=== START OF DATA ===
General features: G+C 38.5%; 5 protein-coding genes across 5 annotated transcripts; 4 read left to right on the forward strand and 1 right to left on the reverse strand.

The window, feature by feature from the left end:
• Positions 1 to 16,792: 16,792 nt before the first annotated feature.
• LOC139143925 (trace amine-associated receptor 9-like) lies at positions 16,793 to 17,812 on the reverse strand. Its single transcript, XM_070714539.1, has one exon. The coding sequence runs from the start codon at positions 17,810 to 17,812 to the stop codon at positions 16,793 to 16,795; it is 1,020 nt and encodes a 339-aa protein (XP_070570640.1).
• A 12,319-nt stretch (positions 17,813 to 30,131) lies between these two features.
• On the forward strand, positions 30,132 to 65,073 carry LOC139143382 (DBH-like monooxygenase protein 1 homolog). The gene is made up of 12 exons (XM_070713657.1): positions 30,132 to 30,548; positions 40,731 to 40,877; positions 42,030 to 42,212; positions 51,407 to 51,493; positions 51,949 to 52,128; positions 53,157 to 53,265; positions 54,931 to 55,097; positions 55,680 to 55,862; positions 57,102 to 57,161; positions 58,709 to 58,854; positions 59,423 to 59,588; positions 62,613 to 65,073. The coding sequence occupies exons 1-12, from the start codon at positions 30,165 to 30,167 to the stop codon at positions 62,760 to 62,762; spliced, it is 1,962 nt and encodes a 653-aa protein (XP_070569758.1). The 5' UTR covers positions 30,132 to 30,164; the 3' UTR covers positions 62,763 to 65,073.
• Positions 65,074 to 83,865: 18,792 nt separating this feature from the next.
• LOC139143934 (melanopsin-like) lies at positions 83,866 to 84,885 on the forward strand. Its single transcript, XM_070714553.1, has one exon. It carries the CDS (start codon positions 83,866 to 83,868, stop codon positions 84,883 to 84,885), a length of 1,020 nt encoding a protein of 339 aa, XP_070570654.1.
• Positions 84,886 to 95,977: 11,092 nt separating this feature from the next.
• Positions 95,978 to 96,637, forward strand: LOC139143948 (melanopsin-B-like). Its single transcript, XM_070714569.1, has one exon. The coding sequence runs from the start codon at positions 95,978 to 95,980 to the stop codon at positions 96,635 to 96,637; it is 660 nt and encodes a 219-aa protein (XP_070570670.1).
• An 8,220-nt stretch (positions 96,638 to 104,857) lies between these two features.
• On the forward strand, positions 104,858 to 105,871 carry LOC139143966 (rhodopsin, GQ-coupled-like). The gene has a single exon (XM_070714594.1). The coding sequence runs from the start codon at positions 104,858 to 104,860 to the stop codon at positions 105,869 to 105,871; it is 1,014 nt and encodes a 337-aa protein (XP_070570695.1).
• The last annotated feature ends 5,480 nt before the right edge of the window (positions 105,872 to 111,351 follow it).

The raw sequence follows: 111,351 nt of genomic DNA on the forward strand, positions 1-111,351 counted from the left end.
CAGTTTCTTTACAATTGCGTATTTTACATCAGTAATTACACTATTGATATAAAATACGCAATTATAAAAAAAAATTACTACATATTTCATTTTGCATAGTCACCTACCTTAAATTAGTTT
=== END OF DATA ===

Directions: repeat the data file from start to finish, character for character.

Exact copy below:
General features: G+C 38.5%; 5 protein-coding genes across 5 annotated transcripts; 4 read left to right on the forward strand and 1 right to left on the reverse strand.

The window, feature by feature from the left end:
• Positions 1 to 16,792: 16,792 nt before the first annotated feature.
• LOC139143925 (trace amine-associated receptor 9-like) lies at positions 16,793 to 17,812 on the reverse strand. Its single transcript, XM_070714539.1, has one exon. The coding sequence runs from the start codon at positions 17,810 to 17,812 to the stop codon at positions 16,793 to 16,795; it is 1,020 nt and encodes a 339-aa protein (XP_070570640.1).
• A 12,319-nt stretch (positions 17,813 to 30,131) lies between these two features.
• On the forward strand, positions 30,132 to 65,073 carry LOC139143382 (DBH-like monooxygenase protein 1 homolog). The gene is made up of 12 exons (XM_070713657.1): positions 30,132 to 30,548; positions 40,731 to 40,877; positions 42,030 to 42,212; positions 51,407 to 51,493; positions 51,949 to 52,128; positions 53,157 to 53,265; positions 54,931 to 55,097; positions 55,680 to 55,862; positions 57,102 to 57,161; positions 58,709 to 58,854; positions 59,423 to 59,588; positions 62,613 to 65,073. The coding sequence occupies exons 1-12, from the start codon at positions 30,165 to 30,167 to the stop codon at positions 62,760 to 62,762; spliced, it is 1,962 nt and encodes a 653-aa protein (XP_070569758.1). The 5' UTR covers positions 30,132 to 30,164; the 3' UTR covers positions 62,763 to 65,073.
• Positions 65,074 to 83,865: 18,792 nt separating this feature from the next.
• LOC139143934 (melanopsin-like) lies at positions 83,866 to 84,885 on the forward strand. Its single transcript, XM_070714553.1, has one exon. It carries the CDS (start codon positions 83,866 to 83,868, stop codon positions 84,883 to 84,885), a length of 1,020 nt encoding a protein of 339 aa, XP_070570654.1.
• Positions 84,886 to 95,977: 11,092 nt separating this feature from the next.
• Positions 95,978 to 96,637, forward strand: LOC139143948 (melanopsin-B-like). Its single transcript, XM_070714569.1, has one exon. The coding sequence runs from the start codon at positions 95,978 to 95,980 to the stop codon at positions 96,635 to 96,637; it is 660 nt and encodes a 219-aa protein (XP_070570670.1).
• An 8,220-nt stretch (positions 96,638 to 104,857) lies between these two features.
• On the forward strand, positions 104,858 to 105,871 carry LOC139143966 (rhodopsin, GQ-coupled-like). The gene has a single exon (XM_070714594.1). The coding sequence runs from the start codon at positions 104,858 to 104,860 to the stop codon at positions 105,869 to 105,871; it is 1,014 nt and encodes a 337-aa protein (XP_070570695.1).
• The last annotated feature ends 5,480 nt before the right edge of the window (positions 105,872 to 111,351 follow it).

The raw sequence follows: 111,351 nt of genomic DNA on the forward strand, positions 1-111,351 counted from the left end.
CAGTTTCTTTACAATTGCGTATTTTACATCAGTAATTACACTATTGATATAAAATACGCAATTATAAAAAAAAATTACTACATATTTCATTTTGCATAGTCACCTACCTTAAATTAGTTT